Edie Kramer has a score to settle with the beautiful people at Blackbriar Academy. Their cruelty drove her to the brink of despair, and four months ago, she couldn't imagine being strong enough to face her senior year. But thanks to a Faustian compact with the enigmatic Kian, she has the power to make the bullies pay. She's not supposed to think about Kian once the deal is done, but devastating pain burns behind his unearthly beauty, and he's impossible to forget.
In one short summer, her entire life changes, and she sweeps through Blackbriar, prepped to take the beautiful people down from the inside. A whisper here, a look there, and suddenly... bad things are happening. It's a heady rush, seeing her tormentors get what they deserve, but things that seem too good to be true usually are, and soon, the pranks and payback turns from delicious to deadly. Edie is alone in a world teeming with secrets and fiends lurking in the shadows. In this murky morass of devil's bargains, she isn't sure who—or what--she can trust. Not even her own mind...
Agh, this was a tough one to review. I went back and forth, unable to decide if I wanted to rate it with 3 or 4 stars. In the end I went with 3, because even though I had a hard time putting it down, I felt the story had its flaws.
The beginning definitely hooked me with Edith being so depressed from bullying that she was prepared to jump to her death. As a huge advocate of anti-bullying, I really wanted to see her life turn around.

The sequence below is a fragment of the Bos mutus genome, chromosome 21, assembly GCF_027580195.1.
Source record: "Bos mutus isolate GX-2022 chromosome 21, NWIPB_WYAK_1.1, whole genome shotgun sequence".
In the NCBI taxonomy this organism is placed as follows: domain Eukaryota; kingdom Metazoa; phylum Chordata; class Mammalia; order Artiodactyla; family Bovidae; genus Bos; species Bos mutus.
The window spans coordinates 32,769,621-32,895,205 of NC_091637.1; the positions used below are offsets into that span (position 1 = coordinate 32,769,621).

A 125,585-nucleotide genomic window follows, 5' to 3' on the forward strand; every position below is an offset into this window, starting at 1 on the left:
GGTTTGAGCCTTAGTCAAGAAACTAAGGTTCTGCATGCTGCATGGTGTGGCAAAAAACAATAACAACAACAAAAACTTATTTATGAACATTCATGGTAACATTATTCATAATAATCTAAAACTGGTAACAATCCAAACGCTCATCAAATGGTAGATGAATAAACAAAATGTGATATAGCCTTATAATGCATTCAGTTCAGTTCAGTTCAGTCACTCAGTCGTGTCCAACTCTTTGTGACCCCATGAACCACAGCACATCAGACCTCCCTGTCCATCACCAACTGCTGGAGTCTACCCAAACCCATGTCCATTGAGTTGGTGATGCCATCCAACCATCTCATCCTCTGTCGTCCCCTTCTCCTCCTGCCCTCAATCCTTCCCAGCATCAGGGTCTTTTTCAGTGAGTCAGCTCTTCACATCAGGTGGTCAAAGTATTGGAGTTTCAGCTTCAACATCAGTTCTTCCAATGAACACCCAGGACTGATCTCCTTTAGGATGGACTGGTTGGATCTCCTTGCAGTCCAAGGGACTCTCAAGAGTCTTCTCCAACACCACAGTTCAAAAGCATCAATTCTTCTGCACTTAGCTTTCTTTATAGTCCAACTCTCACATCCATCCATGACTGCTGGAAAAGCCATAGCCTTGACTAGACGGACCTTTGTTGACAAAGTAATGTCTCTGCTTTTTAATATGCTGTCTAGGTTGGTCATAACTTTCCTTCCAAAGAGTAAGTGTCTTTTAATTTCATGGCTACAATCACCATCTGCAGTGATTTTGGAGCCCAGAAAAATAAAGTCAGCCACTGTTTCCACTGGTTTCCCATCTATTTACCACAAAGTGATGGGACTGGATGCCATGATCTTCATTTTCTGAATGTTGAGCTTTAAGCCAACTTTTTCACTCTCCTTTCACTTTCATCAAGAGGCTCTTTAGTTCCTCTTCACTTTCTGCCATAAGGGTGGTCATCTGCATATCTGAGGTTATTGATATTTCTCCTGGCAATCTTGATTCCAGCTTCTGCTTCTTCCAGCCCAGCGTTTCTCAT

I liked the cast of friends Edith hung out with, though I’m still on the fence about “cat-like” Kian ever since the author described his eyes as having a feline slant. I kept picturing him as the guy from Sleepwalkers. Plus his intent wasn’t clear throughout the story, as we were reminded by Edith. Numerous times.
Without giving too much away, the stories with the Teflon crew (one of many Mean Girls references) were what kept me the most interested, making a person think twice about revenge. The sub-plot towards the end dealing with Edith and her father felt a little forced, and I felt Edith’s “wishes” really weren’t well thought out from beginning to end considering how smart she is pimped out as being. I loved the occasional glimpses of horror and wish there had been more of that instead of an occasional scattering.
This was mostly a fun read, but I don’t know that I’ll read the sequel.
*I received this ARC from NetGalley in exchange for my honest opinion.